This benchmark capture contains two related benchmarks, both of which measure the accuracy with which a protocol predicts the energetic effects of mutation.
Monomeric ΔΔG protocols predict the change in protein stability which occurs as a result of mutagenesis. This benchmark includes four curated datasets of experimentally measured values which can be used to evaluate the accuracy of a protocol.
This benchmark includes:
Benchmarking a complete dataset is quite computationally intensive so we recommend that a benchmark run be performed on a cluster, grid, or cloud computing resource. We have provided scripts to run this benchmark on a Sun Grid Engine cluster (see hpc/sge/ddg_monomer_16/README.rst).
A frequent application of modeling methods is the prediction of energetically important interactions (“hotspots”) in protein-protein interfaces. By systematically mutating protein interface residues to alanine (“alanine scanning”) and measuring the effect on binding, Wells et al., 1995 showed that not all residues with interface contacts but only a smaller subset of ‘hotspot’ residues contribute significantly to the binding free energy of human growth hormone to its receptor. Subsequent studies suggested that such hotspots may be a general characteristic of many protein-protein interfaces. This benchmark tests the ability of computational alanine scanning protocols to recapitulate the results of experimental alanine scanning. A computational protocol performing well on this test set can then be used for additional applications, for instance, as a design tool to disrupt protein-protein interactions by mutations or through targeting small molecules to hotspots, or to analyze the effect of disease mutations.
This benchmark includes:
The RosettaScripts alanine scanning protocol is not computationally intensive so this benchmark can be performed on a typical laptop or workstation.
This repository contains third party libraries and materials which are distributed under their own terms (see LICENSE-3RD-PARTY). The novel content in this repository is licensed according to LICENSE.
The benchmark is hosted on GitHub. The most recent version can be checked out using the git command-line tool:
git clone https://github.com/Kortemme-Lab/ddg.git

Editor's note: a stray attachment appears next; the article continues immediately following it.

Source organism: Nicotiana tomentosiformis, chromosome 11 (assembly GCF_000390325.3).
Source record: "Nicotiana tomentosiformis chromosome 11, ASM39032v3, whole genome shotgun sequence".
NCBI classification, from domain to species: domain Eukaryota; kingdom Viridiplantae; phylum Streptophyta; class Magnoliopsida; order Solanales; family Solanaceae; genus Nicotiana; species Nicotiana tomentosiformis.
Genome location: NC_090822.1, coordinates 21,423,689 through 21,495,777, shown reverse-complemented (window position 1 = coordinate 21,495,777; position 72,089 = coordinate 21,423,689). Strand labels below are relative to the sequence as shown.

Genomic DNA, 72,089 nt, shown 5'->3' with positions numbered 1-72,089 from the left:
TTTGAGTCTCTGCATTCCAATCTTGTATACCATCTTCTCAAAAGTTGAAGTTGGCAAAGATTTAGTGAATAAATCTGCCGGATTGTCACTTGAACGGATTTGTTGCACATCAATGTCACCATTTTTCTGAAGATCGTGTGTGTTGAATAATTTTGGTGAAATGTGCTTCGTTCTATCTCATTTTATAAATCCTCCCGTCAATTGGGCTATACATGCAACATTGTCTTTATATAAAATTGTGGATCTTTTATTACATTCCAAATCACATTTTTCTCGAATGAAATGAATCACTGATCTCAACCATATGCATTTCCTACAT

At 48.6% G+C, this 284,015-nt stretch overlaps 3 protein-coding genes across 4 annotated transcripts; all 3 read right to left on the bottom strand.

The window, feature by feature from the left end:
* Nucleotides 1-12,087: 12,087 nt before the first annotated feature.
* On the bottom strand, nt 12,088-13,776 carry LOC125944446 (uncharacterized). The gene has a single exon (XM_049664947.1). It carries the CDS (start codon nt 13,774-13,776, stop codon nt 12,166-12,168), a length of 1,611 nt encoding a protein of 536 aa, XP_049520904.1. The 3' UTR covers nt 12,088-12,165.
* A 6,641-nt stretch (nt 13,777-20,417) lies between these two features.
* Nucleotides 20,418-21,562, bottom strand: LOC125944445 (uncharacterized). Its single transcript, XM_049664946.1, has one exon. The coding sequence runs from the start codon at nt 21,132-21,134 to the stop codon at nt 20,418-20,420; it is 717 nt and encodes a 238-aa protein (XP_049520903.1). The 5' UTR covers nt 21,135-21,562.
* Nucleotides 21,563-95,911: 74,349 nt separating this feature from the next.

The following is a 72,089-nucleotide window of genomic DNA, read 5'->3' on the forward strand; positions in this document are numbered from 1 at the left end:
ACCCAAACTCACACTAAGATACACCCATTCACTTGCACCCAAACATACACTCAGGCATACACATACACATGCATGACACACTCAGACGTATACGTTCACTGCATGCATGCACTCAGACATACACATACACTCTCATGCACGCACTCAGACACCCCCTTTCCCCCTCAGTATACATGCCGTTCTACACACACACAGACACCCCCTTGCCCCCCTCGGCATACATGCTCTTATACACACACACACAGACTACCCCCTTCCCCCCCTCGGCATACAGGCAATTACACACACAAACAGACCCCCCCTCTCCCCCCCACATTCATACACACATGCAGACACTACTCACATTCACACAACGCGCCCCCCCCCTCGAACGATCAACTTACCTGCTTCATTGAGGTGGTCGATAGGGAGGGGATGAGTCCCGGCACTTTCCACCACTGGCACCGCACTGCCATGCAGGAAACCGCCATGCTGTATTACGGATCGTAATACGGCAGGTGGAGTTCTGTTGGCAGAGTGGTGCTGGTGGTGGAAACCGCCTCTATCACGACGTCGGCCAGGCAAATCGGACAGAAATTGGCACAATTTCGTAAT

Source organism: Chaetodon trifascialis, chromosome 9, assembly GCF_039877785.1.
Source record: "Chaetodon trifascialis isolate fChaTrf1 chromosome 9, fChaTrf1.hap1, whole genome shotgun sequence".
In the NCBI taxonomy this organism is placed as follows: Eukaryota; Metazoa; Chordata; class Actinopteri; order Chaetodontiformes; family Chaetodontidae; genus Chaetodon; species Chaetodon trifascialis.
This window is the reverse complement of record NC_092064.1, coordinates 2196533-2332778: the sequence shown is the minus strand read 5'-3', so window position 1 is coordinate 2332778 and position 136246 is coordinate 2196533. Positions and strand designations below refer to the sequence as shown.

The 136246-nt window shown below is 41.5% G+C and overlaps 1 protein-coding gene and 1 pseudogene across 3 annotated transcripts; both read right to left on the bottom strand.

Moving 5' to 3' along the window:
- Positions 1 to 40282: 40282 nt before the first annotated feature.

This archive contains the following directories:
This repository contains a protocol which can be used to run the ΔΔG benchmark and another which can be used to run the alanine scanning benchmark. We welcome the inclusion of more protocols. Please contact if you wish to contribute towards the repository.
Each protocol is accompanied by specific documentation in its protocol directory.
Created by: Elizabeth Kellogg, Andrew Leaver-Fay, David Baker 1
Software suite: Rosetta
Protocol directory: protocols/ddg_monomer_16
Created by: Kyle Barlow
Software suite: Rosetta
Protocol directory: protocols/alanine-scanning
While both the ΔΔG and alanine protocols can be run directly on each case using published command line arguments to Rosetta, we have also included helper scripts for each protocol to assist in running them. Both protocol's helper scripts are customized to that protocol, but are used in similar ways.
The above steps are repeated two times in the ΔΔG protocol (see relevant documentation).
The same set of analysis scripts is used by all protocols. Conceptually, the analysis scripts should be a black box that is separated from the output of each protocol by an interface. The expected input format is described in analysis/README.rst.
The analysis scripts generates three metrics which can be used to evaluate the results of the ΔΔG and alanine scanning simulations and also produces a scatterplot of the experimental and predicted values. The benchmark analysis is described in more detail in analysis/README.rst.
Kellogg, EH, Leaver-Fay, A, Baker, D. Role of conformational sampling in computing mutation-induced changes in protein structure and stability. 2011. Proteins. 79(3):830-8. doi: 10.1002/prot.22921.
Clackson T, Wells JA. A hot spot of binding energy in a hormone-receptor interface. Science. 1995 Jan 20;267(5196):383-6. doi: 10.1126/science.7529940.
Kortemme, T, Baker, D. A simple physical model for binding energy hot spots in protein–protein complexes. Proc Natl Acad Sci U S A. 2002 Oct 29;99(22):14116-21. Epub 2002 Oct 15. doi: 10.1073/pnas.202485799.
Kortemme T, Kim DE, Baker D. Computational alanine scanning of protein-protein interfaces. Sci STKE. 2004 Feb 3;2004(219):pl2. doi: 10.1126/stke.2192004pl2.
The Rosetta application was written by the authors above. This protocol capture was compiled by Shane O'Connor. Any errors in the protocol capture are likely to be the fault of the compiler rather than that of the original authors. Please contact with any issues which may arise.↩